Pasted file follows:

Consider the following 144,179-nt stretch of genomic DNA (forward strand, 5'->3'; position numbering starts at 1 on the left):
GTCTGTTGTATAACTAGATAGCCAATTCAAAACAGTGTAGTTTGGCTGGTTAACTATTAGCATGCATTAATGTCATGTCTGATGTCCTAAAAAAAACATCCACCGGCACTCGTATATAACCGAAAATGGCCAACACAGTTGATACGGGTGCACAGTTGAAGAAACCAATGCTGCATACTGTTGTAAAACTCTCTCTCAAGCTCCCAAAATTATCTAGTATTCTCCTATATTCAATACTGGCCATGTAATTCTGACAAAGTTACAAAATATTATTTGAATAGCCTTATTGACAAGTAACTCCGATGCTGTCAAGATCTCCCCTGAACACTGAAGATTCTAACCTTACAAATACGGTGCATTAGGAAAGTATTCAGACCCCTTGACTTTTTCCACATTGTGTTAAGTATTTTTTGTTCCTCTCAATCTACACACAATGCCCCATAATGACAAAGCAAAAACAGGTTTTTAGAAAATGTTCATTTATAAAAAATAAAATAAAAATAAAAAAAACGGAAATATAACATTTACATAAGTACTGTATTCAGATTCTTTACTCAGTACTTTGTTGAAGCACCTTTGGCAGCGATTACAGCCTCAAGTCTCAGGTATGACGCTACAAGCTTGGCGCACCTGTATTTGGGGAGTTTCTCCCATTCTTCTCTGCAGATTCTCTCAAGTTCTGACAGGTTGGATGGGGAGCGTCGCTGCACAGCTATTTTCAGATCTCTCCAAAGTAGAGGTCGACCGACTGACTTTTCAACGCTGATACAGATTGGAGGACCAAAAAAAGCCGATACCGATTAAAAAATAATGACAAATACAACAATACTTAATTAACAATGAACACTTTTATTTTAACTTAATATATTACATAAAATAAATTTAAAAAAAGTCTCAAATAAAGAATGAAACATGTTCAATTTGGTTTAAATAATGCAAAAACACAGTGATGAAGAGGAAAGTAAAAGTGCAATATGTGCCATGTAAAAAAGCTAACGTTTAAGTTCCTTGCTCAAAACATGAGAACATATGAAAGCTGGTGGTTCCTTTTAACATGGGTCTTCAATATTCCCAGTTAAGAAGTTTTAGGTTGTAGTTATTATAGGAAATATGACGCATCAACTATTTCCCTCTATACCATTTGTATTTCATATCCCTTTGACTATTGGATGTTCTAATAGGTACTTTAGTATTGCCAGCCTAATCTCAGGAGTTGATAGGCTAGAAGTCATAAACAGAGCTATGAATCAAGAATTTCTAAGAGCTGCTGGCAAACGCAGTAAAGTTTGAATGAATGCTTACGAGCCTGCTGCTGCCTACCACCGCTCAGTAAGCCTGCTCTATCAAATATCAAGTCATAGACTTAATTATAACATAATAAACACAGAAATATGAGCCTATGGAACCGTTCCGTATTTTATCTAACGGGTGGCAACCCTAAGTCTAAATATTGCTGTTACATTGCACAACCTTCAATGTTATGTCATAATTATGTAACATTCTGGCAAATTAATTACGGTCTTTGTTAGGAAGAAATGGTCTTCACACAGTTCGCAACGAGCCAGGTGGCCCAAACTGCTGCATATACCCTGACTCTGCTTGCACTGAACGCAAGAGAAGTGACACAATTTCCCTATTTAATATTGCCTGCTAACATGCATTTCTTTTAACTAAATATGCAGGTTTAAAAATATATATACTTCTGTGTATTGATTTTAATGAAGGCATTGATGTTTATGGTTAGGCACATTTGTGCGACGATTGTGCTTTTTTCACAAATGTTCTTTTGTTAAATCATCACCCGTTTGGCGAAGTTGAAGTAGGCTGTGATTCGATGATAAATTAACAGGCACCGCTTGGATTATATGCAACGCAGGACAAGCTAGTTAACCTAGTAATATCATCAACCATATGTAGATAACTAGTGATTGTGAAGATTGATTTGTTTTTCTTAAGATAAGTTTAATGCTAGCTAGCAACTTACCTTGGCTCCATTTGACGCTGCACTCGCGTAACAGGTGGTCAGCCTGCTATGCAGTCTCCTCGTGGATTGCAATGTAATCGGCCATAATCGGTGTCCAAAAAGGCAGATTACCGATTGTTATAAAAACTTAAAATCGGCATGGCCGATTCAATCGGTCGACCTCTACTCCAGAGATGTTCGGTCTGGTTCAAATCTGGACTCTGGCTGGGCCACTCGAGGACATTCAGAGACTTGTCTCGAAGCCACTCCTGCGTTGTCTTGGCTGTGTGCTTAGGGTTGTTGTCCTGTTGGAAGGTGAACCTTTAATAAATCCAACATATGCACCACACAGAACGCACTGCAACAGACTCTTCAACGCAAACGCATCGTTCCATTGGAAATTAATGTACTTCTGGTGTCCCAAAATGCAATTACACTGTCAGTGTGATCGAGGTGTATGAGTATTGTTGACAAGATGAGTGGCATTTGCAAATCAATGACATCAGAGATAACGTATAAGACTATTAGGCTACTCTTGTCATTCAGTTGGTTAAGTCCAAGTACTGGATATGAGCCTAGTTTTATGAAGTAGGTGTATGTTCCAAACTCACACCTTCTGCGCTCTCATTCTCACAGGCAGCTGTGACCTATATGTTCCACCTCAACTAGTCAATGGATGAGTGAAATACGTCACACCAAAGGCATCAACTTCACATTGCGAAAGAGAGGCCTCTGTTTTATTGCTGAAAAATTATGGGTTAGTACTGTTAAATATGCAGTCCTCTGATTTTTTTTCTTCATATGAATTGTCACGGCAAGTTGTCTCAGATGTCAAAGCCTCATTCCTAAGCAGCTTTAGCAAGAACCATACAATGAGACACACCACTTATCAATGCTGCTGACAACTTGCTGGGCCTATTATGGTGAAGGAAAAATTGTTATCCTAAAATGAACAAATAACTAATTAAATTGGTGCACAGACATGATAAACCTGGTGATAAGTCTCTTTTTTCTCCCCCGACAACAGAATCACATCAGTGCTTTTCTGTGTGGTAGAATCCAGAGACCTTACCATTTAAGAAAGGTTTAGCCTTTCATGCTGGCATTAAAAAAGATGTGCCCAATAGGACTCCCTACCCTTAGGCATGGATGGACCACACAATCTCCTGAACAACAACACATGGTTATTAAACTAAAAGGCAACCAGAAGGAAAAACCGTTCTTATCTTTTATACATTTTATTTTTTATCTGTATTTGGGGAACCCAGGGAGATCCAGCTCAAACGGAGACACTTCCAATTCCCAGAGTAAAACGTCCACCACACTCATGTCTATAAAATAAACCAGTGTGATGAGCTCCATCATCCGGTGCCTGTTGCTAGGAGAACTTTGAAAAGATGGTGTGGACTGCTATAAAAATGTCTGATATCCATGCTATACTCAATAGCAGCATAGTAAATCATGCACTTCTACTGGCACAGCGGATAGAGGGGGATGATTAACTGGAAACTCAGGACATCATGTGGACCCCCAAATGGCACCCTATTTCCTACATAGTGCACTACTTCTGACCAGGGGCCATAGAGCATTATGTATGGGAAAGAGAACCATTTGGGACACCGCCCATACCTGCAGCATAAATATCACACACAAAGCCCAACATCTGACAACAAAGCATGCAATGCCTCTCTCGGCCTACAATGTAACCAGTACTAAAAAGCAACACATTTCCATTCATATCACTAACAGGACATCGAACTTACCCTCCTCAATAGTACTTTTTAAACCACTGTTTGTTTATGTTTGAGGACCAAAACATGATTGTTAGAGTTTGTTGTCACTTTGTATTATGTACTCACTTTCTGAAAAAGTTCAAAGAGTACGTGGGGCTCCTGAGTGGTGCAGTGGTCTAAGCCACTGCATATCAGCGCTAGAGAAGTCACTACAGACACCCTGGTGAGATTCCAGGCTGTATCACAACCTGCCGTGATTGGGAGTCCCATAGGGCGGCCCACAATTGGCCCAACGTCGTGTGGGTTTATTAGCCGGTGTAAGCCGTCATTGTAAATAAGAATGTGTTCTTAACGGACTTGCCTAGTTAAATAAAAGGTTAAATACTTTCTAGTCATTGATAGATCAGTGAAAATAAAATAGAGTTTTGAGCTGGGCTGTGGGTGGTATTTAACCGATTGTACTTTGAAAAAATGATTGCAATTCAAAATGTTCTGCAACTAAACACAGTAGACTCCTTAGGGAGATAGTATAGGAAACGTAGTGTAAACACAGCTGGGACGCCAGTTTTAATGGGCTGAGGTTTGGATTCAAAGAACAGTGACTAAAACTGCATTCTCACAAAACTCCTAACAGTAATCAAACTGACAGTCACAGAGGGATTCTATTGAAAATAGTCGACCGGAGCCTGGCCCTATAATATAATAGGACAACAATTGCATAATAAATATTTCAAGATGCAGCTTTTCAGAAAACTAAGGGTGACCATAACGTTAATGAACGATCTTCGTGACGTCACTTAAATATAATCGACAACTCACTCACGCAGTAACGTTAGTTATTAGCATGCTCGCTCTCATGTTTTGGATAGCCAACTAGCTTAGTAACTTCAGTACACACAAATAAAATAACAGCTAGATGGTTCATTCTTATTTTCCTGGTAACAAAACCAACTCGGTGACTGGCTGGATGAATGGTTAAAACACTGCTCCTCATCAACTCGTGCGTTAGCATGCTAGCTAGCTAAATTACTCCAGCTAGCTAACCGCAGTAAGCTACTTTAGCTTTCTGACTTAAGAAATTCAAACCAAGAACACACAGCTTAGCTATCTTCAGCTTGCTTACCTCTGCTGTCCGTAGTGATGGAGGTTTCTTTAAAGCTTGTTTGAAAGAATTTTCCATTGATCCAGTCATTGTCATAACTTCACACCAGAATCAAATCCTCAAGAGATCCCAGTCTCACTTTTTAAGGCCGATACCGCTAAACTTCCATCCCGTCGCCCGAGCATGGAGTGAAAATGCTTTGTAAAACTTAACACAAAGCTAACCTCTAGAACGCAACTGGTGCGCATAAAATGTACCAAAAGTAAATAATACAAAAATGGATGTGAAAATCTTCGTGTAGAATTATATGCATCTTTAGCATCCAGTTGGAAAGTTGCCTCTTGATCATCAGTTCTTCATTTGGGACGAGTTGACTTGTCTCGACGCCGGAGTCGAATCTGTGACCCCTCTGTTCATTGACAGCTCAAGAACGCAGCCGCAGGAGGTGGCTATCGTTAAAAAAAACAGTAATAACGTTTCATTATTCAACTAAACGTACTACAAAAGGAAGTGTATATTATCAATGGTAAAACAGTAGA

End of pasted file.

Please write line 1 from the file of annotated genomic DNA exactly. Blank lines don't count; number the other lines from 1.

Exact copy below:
Consider the following 144,179-nt stretch of genomic DNA (forward strand, 5'->3'; position numbering starts at 1 on the left):